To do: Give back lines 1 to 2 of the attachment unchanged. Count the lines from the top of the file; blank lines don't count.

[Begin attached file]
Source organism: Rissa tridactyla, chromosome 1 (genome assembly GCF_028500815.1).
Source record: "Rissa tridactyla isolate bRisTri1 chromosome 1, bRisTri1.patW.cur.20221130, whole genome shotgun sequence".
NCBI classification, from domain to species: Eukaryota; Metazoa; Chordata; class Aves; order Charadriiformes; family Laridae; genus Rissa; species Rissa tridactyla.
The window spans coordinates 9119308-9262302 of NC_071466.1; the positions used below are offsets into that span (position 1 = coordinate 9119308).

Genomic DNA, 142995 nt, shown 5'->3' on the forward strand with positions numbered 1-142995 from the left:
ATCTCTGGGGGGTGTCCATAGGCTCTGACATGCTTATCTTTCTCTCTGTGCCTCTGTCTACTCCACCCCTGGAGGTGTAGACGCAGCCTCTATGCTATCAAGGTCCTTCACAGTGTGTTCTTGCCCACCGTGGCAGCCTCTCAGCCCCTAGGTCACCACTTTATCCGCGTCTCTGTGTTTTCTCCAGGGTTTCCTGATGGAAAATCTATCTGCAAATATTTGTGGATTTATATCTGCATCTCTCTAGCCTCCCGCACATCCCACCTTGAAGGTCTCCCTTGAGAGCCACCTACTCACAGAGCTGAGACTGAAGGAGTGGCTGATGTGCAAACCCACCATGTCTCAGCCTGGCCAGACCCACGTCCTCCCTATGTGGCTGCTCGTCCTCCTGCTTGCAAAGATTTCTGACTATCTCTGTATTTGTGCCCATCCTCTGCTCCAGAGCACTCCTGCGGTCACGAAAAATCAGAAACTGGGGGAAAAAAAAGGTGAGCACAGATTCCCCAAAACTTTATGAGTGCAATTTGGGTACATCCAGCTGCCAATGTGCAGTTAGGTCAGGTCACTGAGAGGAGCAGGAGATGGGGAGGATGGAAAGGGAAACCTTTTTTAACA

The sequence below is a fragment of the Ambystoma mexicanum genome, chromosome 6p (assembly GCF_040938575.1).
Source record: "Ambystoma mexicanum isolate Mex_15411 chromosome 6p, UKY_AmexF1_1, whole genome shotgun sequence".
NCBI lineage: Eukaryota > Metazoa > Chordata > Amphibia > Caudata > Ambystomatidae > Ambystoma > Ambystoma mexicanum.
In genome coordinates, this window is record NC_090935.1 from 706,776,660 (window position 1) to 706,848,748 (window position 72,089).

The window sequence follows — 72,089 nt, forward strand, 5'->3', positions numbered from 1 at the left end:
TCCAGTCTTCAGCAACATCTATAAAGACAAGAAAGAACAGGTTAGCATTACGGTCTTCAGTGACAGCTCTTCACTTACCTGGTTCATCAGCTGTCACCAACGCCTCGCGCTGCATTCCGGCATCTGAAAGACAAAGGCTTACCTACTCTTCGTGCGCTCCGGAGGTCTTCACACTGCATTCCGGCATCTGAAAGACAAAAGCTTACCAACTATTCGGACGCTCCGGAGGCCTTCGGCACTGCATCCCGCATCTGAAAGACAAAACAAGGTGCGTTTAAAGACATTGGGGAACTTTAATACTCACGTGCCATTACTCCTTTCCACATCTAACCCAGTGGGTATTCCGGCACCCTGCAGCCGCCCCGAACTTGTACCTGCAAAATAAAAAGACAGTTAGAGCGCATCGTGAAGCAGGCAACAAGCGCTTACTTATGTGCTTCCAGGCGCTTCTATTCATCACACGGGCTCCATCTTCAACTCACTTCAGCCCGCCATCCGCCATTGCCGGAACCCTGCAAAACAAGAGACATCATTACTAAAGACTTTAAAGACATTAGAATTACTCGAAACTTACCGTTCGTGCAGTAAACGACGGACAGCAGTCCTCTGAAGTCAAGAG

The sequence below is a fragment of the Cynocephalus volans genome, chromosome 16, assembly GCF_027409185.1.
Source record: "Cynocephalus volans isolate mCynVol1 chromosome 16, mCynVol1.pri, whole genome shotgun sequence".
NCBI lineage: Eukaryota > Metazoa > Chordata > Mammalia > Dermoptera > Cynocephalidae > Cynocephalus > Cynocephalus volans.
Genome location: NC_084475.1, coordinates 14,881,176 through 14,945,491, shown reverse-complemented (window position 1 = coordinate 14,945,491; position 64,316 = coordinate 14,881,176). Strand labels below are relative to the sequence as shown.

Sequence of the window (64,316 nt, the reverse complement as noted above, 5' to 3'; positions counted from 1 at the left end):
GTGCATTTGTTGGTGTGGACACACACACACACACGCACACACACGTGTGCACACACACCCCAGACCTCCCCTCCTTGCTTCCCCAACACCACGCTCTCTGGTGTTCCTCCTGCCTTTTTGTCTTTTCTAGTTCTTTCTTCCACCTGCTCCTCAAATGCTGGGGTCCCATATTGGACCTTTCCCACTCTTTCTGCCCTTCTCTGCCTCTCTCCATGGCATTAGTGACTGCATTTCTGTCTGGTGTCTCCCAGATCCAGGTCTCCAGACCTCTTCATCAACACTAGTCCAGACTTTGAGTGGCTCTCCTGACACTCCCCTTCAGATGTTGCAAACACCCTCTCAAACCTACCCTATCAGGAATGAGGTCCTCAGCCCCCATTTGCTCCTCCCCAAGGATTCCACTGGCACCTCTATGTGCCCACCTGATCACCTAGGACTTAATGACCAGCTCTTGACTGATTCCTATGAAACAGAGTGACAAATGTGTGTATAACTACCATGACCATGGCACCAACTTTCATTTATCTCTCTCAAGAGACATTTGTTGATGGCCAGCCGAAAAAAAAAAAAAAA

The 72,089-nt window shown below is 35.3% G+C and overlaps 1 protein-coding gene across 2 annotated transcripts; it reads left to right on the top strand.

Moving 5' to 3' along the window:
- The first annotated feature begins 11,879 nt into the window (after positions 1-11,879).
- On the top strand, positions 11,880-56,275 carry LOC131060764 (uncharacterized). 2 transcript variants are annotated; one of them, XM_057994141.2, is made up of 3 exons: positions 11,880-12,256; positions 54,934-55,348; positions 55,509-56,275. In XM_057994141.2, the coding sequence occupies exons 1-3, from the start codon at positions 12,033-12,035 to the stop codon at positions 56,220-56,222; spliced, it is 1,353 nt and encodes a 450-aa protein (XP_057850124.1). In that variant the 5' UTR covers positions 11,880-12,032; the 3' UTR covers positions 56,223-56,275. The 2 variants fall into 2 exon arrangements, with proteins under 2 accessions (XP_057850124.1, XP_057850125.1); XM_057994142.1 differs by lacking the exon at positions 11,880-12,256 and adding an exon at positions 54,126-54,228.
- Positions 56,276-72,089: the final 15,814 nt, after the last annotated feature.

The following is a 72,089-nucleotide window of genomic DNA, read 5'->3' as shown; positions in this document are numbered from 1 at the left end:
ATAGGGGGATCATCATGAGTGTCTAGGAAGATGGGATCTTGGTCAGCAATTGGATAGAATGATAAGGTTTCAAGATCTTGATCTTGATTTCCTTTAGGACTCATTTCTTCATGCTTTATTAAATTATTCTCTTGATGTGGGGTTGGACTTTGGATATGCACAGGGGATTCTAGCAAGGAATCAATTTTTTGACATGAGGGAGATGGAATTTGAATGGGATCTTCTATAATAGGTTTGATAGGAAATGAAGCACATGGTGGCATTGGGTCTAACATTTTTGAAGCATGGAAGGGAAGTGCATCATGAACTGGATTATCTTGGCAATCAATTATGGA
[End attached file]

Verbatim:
Source organism: Rissa tridactyla, chromosome 1 (genome assembly GCF_028500815.1).
Source record: "Rissa tridactyla isolate bRisTri1 chromosome 1, bRisTri1.patW.cur.20221130, whole genome shotgun sequence".